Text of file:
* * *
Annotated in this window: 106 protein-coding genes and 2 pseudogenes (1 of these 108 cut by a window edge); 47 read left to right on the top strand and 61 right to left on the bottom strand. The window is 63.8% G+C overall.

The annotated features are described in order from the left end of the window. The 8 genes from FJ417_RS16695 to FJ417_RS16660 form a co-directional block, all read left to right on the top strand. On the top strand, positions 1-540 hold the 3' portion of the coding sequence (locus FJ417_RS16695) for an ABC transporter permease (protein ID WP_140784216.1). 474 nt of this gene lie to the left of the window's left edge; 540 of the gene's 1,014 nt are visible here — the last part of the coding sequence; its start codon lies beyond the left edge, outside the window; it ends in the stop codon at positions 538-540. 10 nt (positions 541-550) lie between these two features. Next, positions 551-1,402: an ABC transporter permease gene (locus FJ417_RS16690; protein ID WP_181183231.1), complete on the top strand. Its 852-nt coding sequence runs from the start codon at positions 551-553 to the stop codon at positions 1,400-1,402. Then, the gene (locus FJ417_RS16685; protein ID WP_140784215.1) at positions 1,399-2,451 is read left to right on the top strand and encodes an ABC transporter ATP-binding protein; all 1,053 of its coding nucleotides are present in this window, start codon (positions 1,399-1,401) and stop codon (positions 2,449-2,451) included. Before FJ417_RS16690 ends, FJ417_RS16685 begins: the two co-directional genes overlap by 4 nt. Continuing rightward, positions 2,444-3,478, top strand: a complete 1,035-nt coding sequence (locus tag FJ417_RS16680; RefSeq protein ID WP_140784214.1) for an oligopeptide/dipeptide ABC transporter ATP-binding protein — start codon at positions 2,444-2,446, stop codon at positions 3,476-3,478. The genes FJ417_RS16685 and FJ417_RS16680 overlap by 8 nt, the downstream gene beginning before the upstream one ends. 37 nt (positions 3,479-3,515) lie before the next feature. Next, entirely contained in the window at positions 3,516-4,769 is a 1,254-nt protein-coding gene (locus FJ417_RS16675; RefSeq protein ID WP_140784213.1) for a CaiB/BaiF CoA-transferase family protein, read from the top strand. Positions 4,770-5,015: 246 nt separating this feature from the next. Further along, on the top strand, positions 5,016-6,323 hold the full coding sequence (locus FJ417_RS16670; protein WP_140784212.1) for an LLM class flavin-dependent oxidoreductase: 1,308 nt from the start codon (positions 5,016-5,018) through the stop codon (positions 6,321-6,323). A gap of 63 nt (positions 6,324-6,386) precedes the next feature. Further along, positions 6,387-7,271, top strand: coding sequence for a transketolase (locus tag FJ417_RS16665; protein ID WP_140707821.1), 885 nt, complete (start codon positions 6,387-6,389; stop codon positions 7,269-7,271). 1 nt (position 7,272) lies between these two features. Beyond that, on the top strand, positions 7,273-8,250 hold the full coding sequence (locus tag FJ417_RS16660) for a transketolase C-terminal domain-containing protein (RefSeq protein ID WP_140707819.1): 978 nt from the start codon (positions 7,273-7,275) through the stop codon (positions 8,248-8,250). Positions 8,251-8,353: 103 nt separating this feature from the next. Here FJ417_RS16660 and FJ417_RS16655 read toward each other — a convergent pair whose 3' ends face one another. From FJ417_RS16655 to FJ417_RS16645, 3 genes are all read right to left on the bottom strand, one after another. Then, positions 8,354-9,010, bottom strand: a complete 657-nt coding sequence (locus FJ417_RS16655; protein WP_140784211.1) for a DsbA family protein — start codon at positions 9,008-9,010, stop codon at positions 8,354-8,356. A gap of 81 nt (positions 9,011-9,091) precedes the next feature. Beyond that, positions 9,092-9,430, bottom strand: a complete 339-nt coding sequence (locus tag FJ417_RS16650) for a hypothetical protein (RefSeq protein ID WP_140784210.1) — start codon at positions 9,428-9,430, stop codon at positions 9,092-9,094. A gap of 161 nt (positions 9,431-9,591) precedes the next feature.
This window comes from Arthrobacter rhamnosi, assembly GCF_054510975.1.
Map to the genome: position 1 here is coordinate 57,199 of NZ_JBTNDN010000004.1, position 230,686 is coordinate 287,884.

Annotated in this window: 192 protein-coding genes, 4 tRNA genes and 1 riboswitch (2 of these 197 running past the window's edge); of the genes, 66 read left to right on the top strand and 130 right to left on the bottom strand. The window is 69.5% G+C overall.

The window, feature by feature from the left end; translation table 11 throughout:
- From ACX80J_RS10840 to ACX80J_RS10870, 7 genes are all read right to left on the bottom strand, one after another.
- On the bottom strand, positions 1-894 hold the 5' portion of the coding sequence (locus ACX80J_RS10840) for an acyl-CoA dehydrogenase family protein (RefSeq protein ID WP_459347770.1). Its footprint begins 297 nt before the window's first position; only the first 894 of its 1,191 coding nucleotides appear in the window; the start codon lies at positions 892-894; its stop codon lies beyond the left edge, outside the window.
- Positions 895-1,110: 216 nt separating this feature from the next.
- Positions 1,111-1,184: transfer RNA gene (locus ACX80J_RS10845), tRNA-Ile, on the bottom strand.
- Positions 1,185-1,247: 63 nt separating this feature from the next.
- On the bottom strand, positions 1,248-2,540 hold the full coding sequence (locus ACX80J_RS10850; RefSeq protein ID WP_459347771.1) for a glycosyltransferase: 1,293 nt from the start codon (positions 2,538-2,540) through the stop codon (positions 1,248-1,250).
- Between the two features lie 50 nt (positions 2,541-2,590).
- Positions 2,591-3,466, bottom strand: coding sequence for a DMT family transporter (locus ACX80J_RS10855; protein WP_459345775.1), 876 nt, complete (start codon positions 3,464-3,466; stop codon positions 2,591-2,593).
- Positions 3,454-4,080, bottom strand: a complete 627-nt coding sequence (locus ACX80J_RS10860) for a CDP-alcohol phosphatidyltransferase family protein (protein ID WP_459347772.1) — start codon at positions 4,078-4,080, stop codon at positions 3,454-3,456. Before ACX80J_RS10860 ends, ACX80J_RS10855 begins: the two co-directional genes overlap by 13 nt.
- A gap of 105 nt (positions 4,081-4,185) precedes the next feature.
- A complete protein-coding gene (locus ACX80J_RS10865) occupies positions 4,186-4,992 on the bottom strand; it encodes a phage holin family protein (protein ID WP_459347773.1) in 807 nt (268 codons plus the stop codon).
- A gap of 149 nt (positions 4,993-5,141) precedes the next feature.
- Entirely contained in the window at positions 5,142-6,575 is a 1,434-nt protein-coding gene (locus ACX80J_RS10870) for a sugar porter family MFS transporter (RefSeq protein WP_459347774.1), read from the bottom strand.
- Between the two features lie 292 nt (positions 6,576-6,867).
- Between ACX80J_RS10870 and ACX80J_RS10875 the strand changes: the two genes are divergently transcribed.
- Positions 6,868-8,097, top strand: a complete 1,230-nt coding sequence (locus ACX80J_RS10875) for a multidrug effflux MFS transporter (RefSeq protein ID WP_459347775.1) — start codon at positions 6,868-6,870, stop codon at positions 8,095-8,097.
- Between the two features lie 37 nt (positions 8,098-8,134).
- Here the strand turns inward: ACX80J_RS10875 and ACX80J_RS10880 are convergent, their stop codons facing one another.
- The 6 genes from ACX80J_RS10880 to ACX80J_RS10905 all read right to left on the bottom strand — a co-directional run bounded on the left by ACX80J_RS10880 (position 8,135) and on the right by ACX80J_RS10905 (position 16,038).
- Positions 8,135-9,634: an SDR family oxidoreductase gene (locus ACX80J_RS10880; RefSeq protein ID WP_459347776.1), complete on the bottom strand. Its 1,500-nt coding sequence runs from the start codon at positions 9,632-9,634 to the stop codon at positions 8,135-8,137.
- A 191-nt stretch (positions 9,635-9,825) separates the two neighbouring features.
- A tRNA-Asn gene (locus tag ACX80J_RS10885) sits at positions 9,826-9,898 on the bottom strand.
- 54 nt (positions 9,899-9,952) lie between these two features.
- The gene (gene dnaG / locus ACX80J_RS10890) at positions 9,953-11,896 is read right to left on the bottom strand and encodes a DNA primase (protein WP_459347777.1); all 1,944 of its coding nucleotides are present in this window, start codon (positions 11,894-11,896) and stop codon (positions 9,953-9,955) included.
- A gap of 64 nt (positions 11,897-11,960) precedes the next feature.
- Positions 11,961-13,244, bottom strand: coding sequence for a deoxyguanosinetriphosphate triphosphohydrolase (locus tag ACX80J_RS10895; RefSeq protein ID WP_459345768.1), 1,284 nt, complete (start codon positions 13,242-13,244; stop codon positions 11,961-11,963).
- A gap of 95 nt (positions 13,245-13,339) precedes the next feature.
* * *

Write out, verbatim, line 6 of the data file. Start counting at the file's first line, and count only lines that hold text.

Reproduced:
The window, feature by feature from the left end; translation table 11 throughout: